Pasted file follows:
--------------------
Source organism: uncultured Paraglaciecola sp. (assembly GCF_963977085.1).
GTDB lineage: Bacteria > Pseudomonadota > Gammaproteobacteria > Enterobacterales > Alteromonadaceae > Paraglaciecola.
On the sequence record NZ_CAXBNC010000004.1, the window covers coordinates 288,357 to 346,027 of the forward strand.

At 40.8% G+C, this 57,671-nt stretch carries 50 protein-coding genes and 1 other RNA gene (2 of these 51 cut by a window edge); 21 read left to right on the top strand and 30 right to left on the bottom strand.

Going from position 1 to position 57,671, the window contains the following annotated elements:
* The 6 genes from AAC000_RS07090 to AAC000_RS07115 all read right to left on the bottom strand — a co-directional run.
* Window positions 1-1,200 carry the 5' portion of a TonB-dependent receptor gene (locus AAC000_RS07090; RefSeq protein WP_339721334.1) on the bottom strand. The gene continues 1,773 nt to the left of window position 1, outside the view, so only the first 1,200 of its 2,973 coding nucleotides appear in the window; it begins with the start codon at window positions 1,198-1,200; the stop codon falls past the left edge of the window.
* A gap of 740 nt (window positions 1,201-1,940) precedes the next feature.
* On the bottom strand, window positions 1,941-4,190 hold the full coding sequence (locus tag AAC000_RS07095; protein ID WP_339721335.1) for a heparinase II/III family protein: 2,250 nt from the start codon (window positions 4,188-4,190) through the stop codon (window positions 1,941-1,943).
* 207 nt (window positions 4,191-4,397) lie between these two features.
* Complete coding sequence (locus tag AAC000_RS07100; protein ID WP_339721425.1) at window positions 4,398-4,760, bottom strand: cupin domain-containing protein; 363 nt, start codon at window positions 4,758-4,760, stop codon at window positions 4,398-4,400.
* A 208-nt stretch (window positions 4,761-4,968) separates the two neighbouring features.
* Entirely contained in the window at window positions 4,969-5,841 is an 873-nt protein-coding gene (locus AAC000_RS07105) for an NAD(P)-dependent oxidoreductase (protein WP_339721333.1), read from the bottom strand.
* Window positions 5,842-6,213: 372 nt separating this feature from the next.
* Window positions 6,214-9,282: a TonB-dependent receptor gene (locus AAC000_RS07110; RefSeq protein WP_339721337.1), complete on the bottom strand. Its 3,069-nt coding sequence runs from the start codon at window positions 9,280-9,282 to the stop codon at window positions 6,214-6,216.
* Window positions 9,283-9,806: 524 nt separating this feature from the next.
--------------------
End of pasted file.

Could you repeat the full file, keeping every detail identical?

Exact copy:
Source organism: uncultured Paraglaciecola sp. (assembly GCF_963977085.1).
GTDB lineage: Bacteria > Pseudomonadota > Gammaproteobacteria > Enterobacterales > Alteromonadaceae > Paraglaciecola.
On the sequence record NZ_CAXBNC010000004.1, the window covers coordinates 288,357 to 346,027 of the forward strand.

At 40.8% G+C, this 57,671-nt stretch carries 50 protein-coding genes and 1 other RNA gene (2 of these 51 cut by a window edge); 21 read left to right on the top strand and 30 right to left on the bottom strand.

Going from position 1 to position 57,671, the window contains the following annotated elements:
* The 6 genes from AAC000_RS07090 to AAC000_RS07115 all read right to left on the bottom strand — a co-directional run.
* Window positions 1-1,200 carry the 5' portion of a TonB-dependent receptor gene (locus AAC000_RS07090; RefSeq protein WP_339721334.1) on the bottom strand. The gene continues 1,773 nt to the left of window position 1, outside the view, so only the first 1,200 of its 2,973 coding nucleotides appear in the window; it begins with the start codon at window positions 1,198-1,200; the stop codon falls past the left edge of the window.
* A gap of 740 nt (window positions 1,201-1,940) precedes the next feature.
* On the bottom strand, window positions 1,941-4,190 hold the full coding sequence (locus tag AAC000_RS07095; protein ID WP_339721335.1) for a heparinase II/III family protein: 2,250 nt from the start codon (window positions 4,188-4,190) through the stop codon (window positions 1,941-1,943).
* 207 nt (window positions 4,191-4,397) lie between these two features.
* Complete coding sequence (locus tag AAC000_RS07100; protein ID WP_339721425.1) at window positions 4,398-4,760, bottom strand: cupin domain-containing protein; 363 nt, start codon at window positions 4,758-4,760, stop codon at window positions 4,398-4,400.
* A 208-nt stretch (window positions 4,761-4,968) separates the two neighbouring features.
* Entirely contained in the window at window positions 4,969-5,841 is an 873-nt protein-coding gene (locus AAC000_RS07105) for an NAD(P)-dependent oxidoreductase (protein WP_339721333.1), read from the bottom strand.
* Window positions 5,842-6,213: 372 nt separating this feature from the next.
* Window positions 6,214-9,282: a TonB-dependent receptor gene (locus AAC000_RS07110; RefSeq protein WP_339721337.1), complete on the bottom strand. Its 3,069-nt coding sequence runs from the start codon at window positions 9,280-9,282 to the stop codon at window positions 6,214-6,216.
* Window positions 9,283-9,806: 524 nt separating this feature from the next.